Leroy F. Moore Jr., Founder of the Krip-Hop Nation. Since the 1990s, has written the column “Illin-N-Chillin” for POOR Magazine. Moore is one of the founding member of National Black Disability Coalition and activist around police brutality against people with disabilities. Leroy has started and helped started organizations like Disability Advocates of Minorities Organization to Sins Invalid to Krip-Hop Nation. His cultural work includes film documentary, Where Is Hope, Police Brutality Against People with Disabilities, spoken-word CDs, poetry books and children’s book, Black Disabled Art History 101 published by Xochitl Justice Press.

Moore has traveled internationally networking with other disabled activists and artists. Moore has wrote, sang and collaborated to do music videos on Black disabled men. In July 2019 Leroy Moore under Krip-Hop Nation has organized African Disabled Musicians San Francisco Bay Area Tour with disabled musicians from Uganda, Tanzina and The Democratic Republic of the Congo. In 2020 Leroy Moore will also publish a book about Black disabled young men under SoulfulMediaWorks.
Leroy has won many awards for his advocacy from the San Francisco Mayor’s Disability Council under Willie L. Brown to the Local Hero Award in 2002 from Public Television Station, KQED in San Francisco and in 2014, San Francisco Bayview Newspaper named Leroy, Champion of Disabled People in the Media on Black Media Appreciation Night.

Born in 1967 with cerebral palsy in NYC, Leroy Moore, Jr. was blessed to have a conscious, activist father & mother who instilled a strong sense of identity as a Black and disabled youngster. Thus, Moore’s Krip-Hop Nation is a movement that addresses ableism, or discrimination against disabled artists, esp. Black musicians marginalized because of racism AND ableism.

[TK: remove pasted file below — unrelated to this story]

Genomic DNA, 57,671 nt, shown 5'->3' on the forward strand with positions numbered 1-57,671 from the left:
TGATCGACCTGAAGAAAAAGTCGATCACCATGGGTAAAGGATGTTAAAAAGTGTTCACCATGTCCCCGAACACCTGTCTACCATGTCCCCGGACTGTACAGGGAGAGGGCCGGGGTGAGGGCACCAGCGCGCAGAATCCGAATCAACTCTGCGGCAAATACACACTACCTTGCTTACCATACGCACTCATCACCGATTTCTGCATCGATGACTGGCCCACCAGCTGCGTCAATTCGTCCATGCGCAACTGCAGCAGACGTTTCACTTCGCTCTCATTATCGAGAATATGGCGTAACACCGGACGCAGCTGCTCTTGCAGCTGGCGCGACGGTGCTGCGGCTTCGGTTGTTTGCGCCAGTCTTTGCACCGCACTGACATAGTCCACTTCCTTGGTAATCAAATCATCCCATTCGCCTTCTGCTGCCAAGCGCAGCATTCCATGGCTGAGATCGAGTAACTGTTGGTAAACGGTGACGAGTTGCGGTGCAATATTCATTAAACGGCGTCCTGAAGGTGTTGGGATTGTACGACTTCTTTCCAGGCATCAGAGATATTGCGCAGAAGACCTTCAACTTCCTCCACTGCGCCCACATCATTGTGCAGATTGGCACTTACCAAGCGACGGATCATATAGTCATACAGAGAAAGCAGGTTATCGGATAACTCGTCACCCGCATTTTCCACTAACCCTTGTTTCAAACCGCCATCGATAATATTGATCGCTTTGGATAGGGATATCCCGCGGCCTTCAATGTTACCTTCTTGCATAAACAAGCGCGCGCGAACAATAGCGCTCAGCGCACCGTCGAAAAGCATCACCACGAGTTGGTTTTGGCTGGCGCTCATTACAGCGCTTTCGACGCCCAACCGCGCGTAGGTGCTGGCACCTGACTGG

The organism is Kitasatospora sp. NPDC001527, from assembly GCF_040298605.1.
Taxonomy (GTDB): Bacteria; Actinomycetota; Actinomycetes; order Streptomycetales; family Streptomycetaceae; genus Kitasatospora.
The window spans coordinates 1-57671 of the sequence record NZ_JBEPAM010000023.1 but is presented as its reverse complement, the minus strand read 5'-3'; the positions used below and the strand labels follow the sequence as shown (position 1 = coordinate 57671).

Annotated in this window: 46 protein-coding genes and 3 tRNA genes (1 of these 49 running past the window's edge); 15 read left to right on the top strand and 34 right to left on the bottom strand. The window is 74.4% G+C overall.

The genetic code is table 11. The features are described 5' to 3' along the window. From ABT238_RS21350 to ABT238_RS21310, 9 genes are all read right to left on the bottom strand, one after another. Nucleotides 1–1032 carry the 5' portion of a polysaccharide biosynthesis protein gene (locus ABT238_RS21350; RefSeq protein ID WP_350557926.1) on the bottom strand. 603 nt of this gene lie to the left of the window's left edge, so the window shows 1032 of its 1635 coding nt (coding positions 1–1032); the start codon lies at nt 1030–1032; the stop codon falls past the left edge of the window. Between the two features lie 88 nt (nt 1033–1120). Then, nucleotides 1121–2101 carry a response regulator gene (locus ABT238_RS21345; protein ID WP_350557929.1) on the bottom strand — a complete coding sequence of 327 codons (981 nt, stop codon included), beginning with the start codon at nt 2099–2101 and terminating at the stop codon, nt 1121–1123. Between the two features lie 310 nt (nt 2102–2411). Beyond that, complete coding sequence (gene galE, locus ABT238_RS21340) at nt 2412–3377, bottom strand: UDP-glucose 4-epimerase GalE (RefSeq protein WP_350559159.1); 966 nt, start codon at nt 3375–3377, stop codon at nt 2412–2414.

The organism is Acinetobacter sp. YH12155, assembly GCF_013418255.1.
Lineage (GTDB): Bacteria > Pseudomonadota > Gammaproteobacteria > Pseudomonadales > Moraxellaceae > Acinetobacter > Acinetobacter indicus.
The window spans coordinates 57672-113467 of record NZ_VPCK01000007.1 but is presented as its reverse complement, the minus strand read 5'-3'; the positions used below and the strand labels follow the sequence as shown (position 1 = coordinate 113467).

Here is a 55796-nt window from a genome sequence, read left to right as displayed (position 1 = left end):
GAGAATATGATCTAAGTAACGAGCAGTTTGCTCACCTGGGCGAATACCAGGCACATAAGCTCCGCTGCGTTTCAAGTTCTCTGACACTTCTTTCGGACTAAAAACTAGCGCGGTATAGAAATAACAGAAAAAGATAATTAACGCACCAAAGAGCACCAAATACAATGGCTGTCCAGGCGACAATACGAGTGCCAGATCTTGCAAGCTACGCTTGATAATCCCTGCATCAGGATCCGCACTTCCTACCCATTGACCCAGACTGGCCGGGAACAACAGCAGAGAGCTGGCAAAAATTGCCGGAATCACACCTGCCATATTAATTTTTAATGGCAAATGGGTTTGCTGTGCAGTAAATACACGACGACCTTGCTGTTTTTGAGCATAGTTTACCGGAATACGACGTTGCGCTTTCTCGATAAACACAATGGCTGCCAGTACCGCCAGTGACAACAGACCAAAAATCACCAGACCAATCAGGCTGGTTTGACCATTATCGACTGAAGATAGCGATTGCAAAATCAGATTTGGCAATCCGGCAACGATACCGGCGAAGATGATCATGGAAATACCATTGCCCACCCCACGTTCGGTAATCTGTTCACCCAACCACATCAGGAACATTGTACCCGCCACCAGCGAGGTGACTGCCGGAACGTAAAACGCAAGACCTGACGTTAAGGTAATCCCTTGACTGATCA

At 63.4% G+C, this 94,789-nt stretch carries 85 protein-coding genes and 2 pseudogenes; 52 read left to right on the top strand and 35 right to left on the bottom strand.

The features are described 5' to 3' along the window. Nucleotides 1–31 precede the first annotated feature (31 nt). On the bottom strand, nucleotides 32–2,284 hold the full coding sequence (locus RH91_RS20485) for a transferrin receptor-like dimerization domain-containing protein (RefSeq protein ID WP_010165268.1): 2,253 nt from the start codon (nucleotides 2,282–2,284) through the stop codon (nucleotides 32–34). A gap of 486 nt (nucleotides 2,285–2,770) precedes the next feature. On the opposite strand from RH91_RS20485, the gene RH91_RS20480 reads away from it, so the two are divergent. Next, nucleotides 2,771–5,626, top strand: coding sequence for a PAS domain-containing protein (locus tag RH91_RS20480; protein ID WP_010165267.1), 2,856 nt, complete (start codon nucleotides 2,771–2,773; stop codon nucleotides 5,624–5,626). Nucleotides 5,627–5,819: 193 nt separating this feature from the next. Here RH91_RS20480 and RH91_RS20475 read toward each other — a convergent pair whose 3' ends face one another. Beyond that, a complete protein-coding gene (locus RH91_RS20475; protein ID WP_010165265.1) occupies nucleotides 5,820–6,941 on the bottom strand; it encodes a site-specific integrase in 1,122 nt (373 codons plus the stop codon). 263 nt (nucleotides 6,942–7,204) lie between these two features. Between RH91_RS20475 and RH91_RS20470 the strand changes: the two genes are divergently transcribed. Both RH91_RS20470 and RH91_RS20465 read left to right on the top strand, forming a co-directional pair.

Susan Sygall pictureSusan Sygall, an internationally-recognized expert in the areas of international educational exchange, international development and leadership programs for persons with disabilities, is CEO and co-founder of Mobility International USA (MIUSA). MIUSA is a non-profit organization advancing disability rights and leadership globally. It has over 2,300 alumni from over 135 countries, building the pipeline of leaders with disabilities.

Susan, a wheelchair rider, has had a personal and professional commitment to disability rights and women's issues for more than 30 years. She has co-authored numerous publications and lectured throughout the world on a variety of topics related to inclusive international development, women's leadership, and disability rights. During the course of her career, she has spearheaded MIUSA's signature program, the Women's Institute on Leadership and Disability (WILD). Through MIUSA, Susan is working with several organizations and foundations to enhance the inclusion of people with disabilities in their internal and external strategies and programs. Susan is a MacArthur Fellow, an Ashoka Senior Fellow, and a Kellogg Fellow. She is a Rotarian who has received a Rotary Alumni Achievement Award, a member of the International Women's Forum, and is a Board Member of InterAction. She has also received the President's Award from President Bill Clinton at the White House for her active role throughout our country and the world in empowering people with disabilities. In recognition of her disability and women's rights activism on the local, national, and international levels, the University of Portland awarded Susan an honorary doctorate in May 2019.